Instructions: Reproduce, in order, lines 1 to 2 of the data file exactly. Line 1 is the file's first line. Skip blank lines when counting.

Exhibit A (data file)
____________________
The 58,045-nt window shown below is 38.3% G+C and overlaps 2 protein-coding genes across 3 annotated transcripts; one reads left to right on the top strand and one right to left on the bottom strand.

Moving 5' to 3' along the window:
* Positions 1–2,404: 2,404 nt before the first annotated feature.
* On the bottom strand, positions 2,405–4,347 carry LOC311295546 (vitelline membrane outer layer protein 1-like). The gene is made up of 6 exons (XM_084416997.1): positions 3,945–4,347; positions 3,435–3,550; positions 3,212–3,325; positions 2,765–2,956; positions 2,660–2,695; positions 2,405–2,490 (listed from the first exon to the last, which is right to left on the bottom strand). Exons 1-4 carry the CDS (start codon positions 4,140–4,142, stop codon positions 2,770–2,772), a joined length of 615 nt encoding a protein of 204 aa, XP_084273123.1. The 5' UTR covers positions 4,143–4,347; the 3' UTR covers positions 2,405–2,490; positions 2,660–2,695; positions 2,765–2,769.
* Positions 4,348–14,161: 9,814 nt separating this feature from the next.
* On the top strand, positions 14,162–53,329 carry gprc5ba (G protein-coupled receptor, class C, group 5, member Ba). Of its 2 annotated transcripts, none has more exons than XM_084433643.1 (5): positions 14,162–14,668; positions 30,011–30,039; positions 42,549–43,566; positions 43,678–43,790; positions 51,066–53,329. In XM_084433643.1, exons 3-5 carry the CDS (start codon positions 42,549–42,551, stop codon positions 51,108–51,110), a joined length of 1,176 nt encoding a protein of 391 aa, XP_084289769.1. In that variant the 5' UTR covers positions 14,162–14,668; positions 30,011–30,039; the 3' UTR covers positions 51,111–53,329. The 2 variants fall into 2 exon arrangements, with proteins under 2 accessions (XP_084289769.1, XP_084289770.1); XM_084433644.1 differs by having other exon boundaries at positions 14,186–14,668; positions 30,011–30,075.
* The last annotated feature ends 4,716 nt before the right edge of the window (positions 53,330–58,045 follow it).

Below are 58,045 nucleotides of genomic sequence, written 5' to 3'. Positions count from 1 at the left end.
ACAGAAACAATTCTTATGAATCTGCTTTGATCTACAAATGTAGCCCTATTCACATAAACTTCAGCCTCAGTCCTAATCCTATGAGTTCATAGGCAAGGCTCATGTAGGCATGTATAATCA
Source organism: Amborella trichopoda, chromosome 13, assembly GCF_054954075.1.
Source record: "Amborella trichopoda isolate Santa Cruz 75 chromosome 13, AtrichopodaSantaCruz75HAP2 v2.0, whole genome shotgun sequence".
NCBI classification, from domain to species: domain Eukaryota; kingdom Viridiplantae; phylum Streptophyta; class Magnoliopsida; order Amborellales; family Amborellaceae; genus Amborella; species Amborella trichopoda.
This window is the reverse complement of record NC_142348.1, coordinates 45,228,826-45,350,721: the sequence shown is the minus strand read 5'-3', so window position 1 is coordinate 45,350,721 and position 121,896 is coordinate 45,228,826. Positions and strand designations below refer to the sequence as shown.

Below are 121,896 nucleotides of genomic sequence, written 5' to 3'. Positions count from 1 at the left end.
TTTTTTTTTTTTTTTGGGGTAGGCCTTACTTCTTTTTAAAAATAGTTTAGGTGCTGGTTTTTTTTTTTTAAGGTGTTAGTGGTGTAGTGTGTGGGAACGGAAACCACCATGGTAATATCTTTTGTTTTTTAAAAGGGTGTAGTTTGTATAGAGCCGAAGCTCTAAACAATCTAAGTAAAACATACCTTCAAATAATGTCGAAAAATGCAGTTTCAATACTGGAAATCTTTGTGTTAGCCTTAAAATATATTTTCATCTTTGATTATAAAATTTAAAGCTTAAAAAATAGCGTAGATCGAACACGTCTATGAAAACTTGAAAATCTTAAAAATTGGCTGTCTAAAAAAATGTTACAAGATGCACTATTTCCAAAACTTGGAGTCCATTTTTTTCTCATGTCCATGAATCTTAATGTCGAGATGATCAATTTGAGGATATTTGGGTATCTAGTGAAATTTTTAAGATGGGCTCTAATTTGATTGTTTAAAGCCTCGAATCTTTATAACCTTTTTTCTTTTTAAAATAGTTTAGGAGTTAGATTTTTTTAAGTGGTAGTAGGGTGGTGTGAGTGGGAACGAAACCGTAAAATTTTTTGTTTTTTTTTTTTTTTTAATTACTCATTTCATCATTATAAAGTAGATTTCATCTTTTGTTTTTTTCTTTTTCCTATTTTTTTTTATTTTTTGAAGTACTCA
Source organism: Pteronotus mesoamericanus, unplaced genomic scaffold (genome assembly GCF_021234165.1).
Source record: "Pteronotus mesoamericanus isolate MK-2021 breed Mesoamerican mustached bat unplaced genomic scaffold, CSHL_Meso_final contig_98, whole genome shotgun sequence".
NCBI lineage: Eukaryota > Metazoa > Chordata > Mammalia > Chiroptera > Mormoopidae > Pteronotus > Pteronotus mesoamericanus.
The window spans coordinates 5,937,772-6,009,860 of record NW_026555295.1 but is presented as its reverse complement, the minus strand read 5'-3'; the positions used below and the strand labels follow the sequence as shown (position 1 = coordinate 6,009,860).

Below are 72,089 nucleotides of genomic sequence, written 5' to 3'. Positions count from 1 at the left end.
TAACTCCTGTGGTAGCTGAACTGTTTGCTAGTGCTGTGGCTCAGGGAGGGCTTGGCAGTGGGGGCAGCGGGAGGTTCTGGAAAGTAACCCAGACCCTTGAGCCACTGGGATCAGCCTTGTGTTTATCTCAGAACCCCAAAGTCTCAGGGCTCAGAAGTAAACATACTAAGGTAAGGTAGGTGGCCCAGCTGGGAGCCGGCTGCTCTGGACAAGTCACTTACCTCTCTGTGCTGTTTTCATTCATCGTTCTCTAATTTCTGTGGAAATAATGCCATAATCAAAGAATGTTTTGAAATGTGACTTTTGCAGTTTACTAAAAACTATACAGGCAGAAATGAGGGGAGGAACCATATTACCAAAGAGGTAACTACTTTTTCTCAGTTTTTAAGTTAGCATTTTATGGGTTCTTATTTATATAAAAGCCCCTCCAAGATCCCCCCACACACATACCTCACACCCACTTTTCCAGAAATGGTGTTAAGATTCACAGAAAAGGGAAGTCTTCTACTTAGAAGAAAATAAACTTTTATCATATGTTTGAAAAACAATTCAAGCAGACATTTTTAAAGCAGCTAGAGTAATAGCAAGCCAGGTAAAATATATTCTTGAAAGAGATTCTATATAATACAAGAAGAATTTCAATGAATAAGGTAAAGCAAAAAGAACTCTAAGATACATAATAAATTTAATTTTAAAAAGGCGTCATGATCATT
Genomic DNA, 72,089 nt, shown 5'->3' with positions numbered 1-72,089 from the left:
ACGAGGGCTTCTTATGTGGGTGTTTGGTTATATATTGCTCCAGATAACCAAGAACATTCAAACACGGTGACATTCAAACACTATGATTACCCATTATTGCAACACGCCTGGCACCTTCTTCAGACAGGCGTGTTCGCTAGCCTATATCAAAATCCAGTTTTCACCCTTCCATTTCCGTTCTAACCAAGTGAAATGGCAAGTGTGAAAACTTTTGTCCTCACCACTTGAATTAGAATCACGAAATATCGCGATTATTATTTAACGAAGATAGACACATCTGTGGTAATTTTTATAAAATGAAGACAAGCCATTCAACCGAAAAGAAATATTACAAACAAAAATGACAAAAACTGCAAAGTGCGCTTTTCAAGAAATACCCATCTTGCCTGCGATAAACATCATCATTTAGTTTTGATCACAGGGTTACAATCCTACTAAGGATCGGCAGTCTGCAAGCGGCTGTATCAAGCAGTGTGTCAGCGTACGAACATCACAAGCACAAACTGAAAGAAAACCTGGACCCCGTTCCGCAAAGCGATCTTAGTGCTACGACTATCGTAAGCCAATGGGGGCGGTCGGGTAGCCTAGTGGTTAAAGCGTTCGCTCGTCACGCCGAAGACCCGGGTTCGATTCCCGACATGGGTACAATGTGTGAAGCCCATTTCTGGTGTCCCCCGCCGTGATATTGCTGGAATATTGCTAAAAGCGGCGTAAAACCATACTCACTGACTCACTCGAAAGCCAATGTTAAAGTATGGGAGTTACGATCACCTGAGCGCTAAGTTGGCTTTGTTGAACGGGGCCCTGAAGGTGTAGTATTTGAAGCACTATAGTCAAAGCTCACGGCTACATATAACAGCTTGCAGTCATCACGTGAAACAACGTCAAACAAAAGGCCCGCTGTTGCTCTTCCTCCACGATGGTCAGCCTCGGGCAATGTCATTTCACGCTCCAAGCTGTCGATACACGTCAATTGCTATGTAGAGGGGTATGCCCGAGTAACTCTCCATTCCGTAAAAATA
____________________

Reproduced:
The 58,045-nt window shown below is 38.3% G+C and overlaps 2 protein-coding genes across 3 annotated transcripts; one reads left to right on the top strand and one right to left on the bottom strand.

Moving 5' to 3' along the window: